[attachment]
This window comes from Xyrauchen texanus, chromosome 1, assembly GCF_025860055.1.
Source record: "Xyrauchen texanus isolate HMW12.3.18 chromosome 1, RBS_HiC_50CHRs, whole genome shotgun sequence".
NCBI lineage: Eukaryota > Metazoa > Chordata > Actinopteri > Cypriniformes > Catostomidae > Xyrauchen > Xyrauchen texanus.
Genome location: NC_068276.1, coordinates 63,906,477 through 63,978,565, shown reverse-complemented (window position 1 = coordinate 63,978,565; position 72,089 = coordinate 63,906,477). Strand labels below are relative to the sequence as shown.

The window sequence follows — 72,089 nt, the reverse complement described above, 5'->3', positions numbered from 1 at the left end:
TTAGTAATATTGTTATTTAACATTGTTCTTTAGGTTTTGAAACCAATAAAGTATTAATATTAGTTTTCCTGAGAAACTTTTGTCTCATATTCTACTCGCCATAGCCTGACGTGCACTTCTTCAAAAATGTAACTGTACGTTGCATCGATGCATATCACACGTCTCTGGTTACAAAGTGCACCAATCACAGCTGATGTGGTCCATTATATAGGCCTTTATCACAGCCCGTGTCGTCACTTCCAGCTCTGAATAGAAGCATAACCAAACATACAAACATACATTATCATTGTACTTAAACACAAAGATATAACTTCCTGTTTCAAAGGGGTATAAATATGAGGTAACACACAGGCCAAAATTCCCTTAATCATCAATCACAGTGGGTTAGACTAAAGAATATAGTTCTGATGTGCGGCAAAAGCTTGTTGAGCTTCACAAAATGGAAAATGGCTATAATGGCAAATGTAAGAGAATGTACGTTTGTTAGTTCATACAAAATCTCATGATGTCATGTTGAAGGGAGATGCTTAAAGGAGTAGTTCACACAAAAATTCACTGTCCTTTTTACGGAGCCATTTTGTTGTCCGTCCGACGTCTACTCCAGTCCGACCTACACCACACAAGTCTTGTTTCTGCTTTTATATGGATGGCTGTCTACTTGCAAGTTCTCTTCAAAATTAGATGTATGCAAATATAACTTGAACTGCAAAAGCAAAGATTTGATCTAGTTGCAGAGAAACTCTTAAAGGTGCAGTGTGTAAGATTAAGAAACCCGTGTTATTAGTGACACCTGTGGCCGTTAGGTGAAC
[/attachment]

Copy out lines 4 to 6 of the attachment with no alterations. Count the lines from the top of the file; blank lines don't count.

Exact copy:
Genome location: NC_068276.1, coordinates 63,906,477 through 63,978,565, shown reverse-complemented (window position 1 = coordinate 63,978,565; position 72,089 = coordinate 63,906,477). Strand labels below are relative to the sequence as shown.

The window sequence follows — 72,089 nt, the reverse complement described above, 5'->3', positions numbered from 1 at the left end:
TTAGTAATATTGTTATTTAACATTGTTCTTTAGGTTTTGAAACCAATAAAGTATTAATATTAGTTTTCCTGAGAAACTTTTGTCTCATATTCTACTCGCCATAGCCTGACGTGCACTTCTTCAAAAATGTAACTGTACGTTGCATCGATGCATATCACACGTCTCTGGTTACAAAGTGCACCAATCACAGCTGATGTGGTCCATTATATAGGCCTTTATCACAGCCCGTGTCGTCACTTCCAGCTCTGAATAGAAGCATAACCAAACATACAAACATACATTATCATTGTACTTAAACACAAAGATATAACTTCCTGTTTCAAAGGGGTATAAATATGAGGTAACACACAGGCCAAAATTCCCTTAATCATCAATCACAGTGGGTTAGACTAAAGAATATAGTTCTGATGTGCGGCAAAAGCTTGTTGAGCTTCACAAAATGGAAAATGGCTATAATGGCAAATGTAAGAGAATGTACGTTTGTTAGTTCATACAAAATCTCATGATGTCATGTTGAAGGGAGATGCTTAAAGGAGTAGTTCACACAAAAATTCACTGTCCTTTTTACGGAGCCATTTTGTTGTCCGTCCGACGTCTACTCCAGTCCGACCTACACCACACAAGTCTTGTTTCTGCTTTTATATGGATGGCTGTCTACTTGCAAGTTCTCTTCAAAATTAGATGTATGCAAATATAACTTGAACTGCAAAAGCAAAGATTTGATCTAGTTGCAGAGAAACTCTTAAAGGTGCAGTGTGTAAGATTAAGAAACCCGTGTTATTAGTGACACCTGTGGCCGTTAGGTGAAC